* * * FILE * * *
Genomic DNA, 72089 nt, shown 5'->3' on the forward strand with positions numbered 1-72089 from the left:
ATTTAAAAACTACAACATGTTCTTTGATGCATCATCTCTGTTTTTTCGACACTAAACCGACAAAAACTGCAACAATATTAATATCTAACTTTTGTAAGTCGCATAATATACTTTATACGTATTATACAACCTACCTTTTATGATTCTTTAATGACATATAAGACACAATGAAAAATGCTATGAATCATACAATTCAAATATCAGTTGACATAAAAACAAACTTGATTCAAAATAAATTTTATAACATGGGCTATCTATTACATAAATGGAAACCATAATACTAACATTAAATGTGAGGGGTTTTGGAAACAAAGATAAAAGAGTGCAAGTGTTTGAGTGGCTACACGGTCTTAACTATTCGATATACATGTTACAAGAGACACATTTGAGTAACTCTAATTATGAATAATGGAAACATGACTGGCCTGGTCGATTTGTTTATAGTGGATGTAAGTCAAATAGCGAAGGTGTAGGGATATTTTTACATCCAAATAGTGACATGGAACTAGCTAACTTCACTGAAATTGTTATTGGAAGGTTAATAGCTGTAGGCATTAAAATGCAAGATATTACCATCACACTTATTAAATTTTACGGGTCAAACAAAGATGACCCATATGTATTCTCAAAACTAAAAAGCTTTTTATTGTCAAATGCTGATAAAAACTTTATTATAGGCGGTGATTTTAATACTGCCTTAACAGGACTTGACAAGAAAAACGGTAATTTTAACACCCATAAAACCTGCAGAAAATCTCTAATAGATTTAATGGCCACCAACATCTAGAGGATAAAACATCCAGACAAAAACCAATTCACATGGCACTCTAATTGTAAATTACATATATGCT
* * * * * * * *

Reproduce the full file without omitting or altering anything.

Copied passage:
Genomic DNA, 72089 nt, shown 5'->3' on the forward strand with positions numbered 1-72089 from the left:
ATTTAAAAACTACAACATGTTCTTTGATGCATCATCTCTGTTTTTTCGACACTAAACCGACAAAAACTGCAACAATATTAATATCTAACTTTTGTAAGTCGCATAATATACTTTATACGTATTATACAACCTACCTTTTATGATTCTTTAATGACATATAAGACACAATGAAAAATGCTATGAATCATACAATTCAAATATCAGTTGACATAAAAACAAACTTGATTCAAAATAAATTTTATAACATGGGCTATCTATTACATAAATGGAAACCATAATACTAACATTAAATGTGAGGGGTTTTGGAAACAAAGATAAAAGAGTGCAAGTGTTTGAGTGGCTACACGGTCTTAACTATTCGATATACATGTTACAAGAGACACATTTGAGTAACTCTAATTATGAATAATGGAAACATGACTGGCCTGGTCGATTTGTTTATAGTGGATGTAAGTCAAATAGCGAAGGTGTAGGGATATTTTTACATCCAAATAGTGACATGGAACTAGCTAACTTCACTGAAATTGTTATTGGAAGGTTAATAGCTGTAGGCATTAAAATGCAAGATATTACCATCACACTTATTAAATTTTACGGGTCAAACAAAGATGACCCATATGTATTCTCAAAACTAAAAAGCTTTTTATTGTCAAATGCTGATAAAAACTTTATTATAGGCGGTGATTTTAATACTGCCTTAACAGGACTTGACAAGAAAAACGGTAATTTTAACACCCATAAAACCTGCAGAAAATCTCTAATAGATTTAATGGCCACCAACATCTAGAGGATAAAACATCCAGACAAAAACCAATTCACATGGCACTCTAATTGTAAATTACATATATGCT